Lipoprotein(a): Medical Treatment Options for an Elusive Molecule

Author(s): Klaus G. Parhofer

Journal Name: Current Pharmaceutical Design

Volume 17 , Issue 9 , 2011

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Elevated levels of lipoprotein(a) are causally related to premature atherosclerosis. It is therefore of interested to evaluate by which treatment modalities elevated lipoprotein(a) levels can be decreased. With the exception of niacin, currently available lipidmodifying drugs have only little effect on lipoprotein(a) levels. Niacin can decrease lipoprotein(a) concentration in a dose dependent fashion by approximately 20-30%. Similarly, acetylsalicylic acid and L-carnitine as well as some medications in development (mipomersen, eprotirome, Proprotein convertase subtilisin/kexin type 9 (PCSK-9) inhibitors, Cholesterol-ester-transfer protein (CETPinhibitors) can decrease elevated lipoprotein(a) concentrations. It is unclear whether this lipoprotein(a) reduction also translates into a decreased cardio-vascular morbidity or mortality. Estrogen (with or without progesterone) and tibolone but not tamoxifene or raloxifene can also decrease elevated lipoprotein(a) concentrations. The most dramatic change in lipoprotein(a) concentration can be achieved with regular lipid apheresis.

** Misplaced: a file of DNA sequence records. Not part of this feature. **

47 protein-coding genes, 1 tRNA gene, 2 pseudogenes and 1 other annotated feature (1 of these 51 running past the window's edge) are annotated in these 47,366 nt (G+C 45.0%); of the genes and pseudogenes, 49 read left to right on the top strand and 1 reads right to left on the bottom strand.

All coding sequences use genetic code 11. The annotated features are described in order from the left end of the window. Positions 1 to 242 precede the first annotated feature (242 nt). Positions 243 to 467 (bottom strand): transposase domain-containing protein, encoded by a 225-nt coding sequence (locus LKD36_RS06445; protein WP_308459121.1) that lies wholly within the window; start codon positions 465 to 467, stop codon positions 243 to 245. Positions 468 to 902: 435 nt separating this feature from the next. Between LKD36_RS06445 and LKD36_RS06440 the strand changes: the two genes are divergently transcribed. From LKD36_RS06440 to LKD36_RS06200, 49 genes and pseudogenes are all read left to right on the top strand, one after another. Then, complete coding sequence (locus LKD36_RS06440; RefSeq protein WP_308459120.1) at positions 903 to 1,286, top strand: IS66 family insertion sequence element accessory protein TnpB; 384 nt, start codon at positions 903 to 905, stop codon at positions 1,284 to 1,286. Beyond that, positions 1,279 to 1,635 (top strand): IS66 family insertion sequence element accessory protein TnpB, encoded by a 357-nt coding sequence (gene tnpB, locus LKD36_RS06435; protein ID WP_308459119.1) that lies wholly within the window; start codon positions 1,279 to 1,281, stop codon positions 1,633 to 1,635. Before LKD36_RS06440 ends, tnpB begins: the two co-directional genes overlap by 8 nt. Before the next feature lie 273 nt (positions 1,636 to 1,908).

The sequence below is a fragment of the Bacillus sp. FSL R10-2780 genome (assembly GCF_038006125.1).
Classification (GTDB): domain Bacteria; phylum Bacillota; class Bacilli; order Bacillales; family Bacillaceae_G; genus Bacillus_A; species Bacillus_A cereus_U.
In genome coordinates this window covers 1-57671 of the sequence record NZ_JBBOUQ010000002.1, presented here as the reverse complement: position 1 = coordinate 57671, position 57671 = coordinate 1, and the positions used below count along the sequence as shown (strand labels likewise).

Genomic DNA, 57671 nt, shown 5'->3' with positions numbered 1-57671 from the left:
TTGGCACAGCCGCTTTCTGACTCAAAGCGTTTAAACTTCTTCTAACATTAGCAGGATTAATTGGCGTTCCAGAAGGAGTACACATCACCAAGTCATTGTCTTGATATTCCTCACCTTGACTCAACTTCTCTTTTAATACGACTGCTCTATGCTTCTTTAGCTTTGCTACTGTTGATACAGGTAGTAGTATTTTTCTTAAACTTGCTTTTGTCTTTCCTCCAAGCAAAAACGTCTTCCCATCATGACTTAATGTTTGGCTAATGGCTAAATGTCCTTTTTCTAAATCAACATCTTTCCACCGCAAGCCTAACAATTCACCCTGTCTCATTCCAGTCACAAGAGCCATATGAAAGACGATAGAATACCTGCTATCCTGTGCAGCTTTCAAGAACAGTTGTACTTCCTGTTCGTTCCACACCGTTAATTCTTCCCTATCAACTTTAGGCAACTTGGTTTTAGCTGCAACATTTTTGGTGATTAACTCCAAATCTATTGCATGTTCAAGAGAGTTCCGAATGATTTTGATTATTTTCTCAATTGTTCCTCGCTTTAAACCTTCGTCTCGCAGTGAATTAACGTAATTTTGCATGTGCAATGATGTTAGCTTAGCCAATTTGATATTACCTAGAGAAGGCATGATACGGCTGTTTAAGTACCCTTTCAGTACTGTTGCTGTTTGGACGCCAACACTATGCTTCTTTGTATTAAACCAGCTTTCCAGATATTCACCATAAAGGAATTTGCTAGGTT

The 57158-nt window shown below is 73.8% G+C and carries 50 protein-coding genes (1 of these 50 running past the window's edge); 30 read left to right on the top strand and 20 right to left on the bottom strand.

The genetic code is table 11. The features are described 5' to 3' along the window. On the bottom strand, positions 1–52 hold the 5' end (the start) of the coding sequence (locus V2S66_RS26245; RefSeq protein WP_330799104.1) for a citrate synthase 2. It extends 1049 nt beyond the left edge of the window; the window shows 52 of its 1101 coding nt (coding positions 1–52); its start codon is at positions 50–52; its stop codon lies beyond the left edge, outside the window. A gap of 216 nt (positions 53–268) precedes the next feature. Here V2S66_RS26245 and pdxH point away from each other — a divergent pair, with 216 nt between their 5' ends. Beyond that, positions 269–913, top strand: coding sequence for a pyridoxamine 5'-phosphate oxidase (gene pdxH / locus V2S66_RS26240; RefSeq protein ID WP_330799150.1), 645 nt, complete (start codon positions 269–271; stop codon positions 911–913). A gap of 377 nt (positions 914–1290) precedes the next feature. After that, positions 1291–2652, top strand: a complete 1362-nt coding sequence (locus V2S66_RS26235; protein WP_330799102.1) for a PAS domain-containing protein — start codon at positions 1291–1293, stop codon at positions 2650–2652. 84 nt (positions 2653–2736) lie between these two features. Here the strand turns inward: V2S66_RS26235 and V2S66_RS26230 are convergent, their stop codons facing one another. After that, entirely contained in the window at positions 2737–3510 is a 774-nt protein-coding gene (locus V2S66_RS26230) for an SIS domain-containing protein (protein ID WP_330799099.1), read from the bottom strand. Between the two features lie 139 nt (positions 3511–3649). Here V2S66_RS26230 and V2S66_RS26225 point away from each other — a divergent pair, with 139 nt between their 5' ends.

Keywords: Apoprotein(a), carnitine, ascorbic acid, mipomersen, statin, eprotirome, anacetrapib, dalcetrapib, apolipoprotein, plasminogen, stenosis, L-carnitine, methionine, Scandinavian, thyreo-mimetics, Lomitapide, Niacin, monotherapy, tamoxifene, gonadotropin

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Article Details

Year: 2011
Page: [871 - 876]
Pages: 6
DOI: 10.2174/138161211795428777
Price: $65

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